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Judge OKs Use of Dogs in Wisconsin Wolf Hunt

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January 07, 2013

Judge OKs Use of Dogs in Wisconsin Wolf Hunt

By Chad Love


A judge has cleared the way for wolf hunters to use dogs during the Wisconsin wolf season, making it the only state that currently allows it.

From this story on jsonline.com:
A Dane County judge said Friday the Department of Natural Resources had failed to enact adequate restrictions for dogs used to track or trail wolves, thereby prohibiting the practice under current state law. However, Judge Peter Anderson's ruling would allow dogs to hunt wolves.

According to the story, the judge dissolved a temporary injunction issued last year that prohibited hunting wolves with dogs, but the judge's ruling also prohibited the training of dogs to hunt wolves. So apparently you can hunt wolves with dogs in Wisconsin, but you can't train dogs to hunt wolves in Wisconsin, because there's no safe (for the dogs) way to do it. Wisconsin first authorized a wolf hunt last year, and the legislation as written, allowed hunters to use dogs to track wolves, but the controversial rule has been embroiled in legal challenges from the beginning.

Should hunters be able to use dogs to track wolves? Any Wisconsin hunters out there who can shed light on the issue?

Comments (8)

Top Rated
All Comments
from Ontario Honker ... wrote 1 year 14 weeks ago

Out in Montana a lot of sheep men have gone to using Greater Pyrenees dogs to take care of the coyotes bothering their stock. These dogs do more than just scare off coyotes, they are experts at luring the coyotes (ranchers usually work the dogs in pairs) and destroying them. There have been some problems though. Not infrequently they will suddenly take to killing sheep themselves. And you DO NOT want to be hunting with your dogs anywhere in the neighborhood of these killers. They will seem sublime and friendly until it's too late.

I do see a possible problem with safely training and maintaining these kinds of dogs, especially in a fairly congested state like Wisconsin. Ontario has in fact finally outright banned certain breeds of dogs for that reason (particularly pit bulls). The public is always going to view with great skepticism and a certain justifiable degree of concern situations where dogs are trained to chase and kill other dogs. Sounds like the judge was trying to err on the side of caution ... for at least the time being. This whole wolf hunting thing has proceeded at a pretty fast pace and I for one do not disagree with thinking things through a bit more thoroughly first.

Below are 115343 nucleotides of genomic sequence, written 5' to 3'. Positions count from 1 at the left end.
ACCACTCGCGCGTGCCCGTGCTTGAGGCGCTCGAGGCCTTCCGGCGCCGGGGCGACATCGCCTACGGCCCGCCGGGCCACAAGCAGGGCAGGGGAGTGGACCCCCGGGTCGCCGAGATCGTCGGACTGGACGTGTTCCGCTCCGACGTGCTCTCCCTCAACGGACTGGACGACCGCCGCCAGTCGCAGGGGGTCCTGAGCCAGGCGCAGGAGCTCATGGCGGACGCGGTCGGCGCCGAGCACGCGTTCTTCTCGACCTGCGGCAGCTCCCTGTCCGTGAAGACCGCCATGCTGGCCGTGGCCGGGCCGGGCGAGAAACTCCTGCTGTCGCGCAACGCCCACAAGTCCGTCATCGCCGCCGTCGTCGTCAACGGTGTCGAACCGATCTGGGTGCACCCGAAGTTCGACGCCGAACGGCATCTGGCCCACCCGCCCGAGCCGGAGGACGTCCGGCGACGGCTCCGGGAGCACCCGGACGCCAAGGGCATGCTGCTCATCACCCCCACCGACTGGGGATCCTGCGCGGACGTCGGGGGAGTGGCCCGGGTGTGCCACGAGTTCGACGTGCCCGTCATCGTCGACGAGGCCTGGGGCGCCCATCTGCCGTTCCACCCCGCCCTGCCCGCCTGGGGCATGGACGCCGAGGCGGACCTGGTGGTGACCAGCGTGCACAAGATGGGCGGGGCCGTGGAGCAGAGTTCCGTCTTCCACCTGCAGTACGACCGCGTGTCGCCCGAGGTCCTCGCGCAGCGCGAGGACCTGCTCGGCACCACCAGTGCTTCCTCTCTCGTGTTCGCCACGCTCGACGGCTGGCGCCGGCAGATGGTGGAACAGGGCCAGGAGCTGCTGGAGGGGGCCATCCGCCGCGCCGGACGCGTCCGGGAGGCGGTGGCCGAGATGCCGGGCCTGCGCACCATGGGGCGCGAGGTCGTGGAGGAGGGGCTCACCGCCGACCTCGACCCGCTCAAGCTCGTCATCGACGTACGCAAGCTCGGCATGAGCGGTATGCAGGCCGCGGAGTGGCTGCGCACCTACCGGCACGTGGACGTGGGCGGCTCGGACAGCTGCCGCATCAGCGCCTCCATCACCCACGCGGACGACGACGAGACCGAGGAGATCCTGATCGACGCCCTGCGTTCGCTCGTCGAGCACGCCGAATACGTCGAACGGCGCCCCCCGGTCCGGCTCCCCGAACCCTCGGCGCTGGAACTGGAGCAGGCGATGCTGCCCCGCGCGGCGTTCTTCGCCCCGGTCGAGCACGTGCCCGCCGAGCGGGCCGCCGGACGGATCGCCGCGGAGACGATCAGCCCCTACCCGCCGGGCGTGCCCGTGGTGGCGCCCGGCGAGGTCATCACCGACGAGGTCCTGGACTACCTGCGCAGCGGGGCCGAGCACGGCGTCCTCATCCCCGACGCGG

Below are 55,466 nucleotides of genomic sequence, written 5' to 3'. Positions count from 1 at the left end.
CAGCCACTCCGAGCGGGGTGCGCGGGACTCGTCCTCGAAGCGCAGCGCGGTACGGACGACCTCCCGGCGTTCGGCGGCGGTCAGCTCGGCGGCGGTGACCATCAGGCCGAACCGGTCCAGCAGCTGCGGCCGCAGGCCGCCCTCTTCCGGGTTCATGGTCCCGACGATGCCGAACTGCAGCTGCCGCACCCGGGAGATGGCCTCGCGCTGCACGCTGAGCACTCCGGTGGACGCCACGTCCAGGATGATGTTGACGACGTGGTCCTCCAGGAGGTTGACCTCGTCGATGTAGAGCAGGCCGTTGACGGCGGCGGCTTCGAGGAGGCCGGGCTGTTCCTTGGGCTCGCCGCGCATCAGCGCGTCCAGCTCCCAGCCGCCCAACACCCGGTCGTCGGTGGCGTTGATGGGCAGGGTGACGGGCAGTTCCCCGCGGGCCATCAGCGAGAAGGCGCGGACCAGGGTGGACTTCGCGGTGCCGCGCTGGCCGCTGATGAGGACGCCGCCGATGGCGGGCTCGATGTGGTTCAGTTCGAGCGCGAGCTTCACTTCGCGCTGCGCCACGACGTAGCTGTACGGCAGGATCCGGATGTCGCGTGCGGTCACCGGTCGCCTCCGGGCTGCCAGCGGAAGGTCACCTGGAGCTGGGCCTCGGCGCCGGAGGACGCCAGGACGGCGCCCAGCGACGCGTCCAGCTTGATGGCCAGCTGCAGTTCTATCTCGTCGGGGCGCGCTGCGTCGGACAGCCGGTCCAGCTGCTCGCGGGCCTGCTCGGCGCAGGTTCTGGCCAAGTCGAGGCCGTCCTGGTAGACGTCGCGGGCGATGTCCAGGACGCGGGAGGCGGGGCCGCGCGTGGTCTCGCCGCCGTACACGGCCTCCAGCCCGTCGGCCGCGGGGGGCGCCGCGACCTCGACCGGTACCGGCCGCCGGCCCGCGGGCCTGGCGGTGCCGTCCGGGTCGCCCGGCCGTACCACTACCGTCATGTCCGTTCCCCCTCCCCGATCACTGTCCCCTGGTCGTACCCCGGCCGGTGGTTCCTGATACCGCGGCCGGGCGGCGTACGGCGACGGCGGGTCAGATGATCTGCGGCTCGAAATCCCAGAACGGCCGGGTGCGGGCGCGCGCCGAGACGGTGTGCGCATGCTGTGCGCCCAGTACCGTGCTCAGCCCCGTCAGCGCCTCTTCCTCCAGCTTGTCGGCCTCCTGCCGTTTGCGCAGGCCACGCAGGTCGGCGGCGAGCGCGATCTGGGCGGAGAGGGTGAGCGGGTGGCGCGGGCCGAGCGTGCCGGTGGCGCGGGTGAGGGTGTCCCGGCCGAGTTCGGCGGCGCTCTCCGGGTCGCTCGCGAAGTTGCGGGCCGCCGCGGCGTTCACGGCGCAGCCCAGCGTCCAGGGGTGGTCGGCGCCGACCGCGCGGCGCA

0 Good Comment? | | Report
from baconboy206 wrote 1 year 14 weeks ago

im no dog expert but i do have experience with wolves, and i have yet to come across a dog that i think would stand a chance against a full grown wolf, let alone a pack.

0 Good Comment? | | Report
from Logan88 wrote 1 year 14 weeks ago

The dog hunters wouldn't have had a whole lot to do this year anyway because most utilize snow to cut a track at a bait station similar to they way they hunt coyotes, then they drop the tailgate and turn loose the hounds. Most of the zones already had reached their quotas by the time there was sufficient snow.

+1 Good Comment? | | Report
from Ontario Honker ... wrote 1 year 14 weeks ago

Baconboy, have you ever seen an Irish wolfhound? Check it out. Those dogs are huge and they were bred to run down wolves. They are supposedly a pretty-mild mannered dog these days but apparently the instinct to chase is still strong in them. We are both wrong in assuming that these special sighthound breeds (including Irish wolfhound and the borzoi) attack and kill their wolf prey. Rather they have been bred to literally run their prey to exhaustion and then pin it down until their owners can catch up and dispatch the animal. The dense forests of Wisconsin hardly resemble the Russian steppes and I'm not sure sighthound breeds would work well. Sounds like it would be a much more productive endeavor in the vicinity of Yellowstone Park. Be interesting to see how this plays out.

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from intelwildlife wrote 1 year 14 weeks ago

I am all for hunting wolves. But this is going to be a PR nightmare for hunters, the second a dog limps into some town bloody and mauled with its guts hanging out somebody will snap a pic. and it will be all over the news. And there will be a public outcry to stop hunting wolves. Why allow this? Stupid, stupid idea.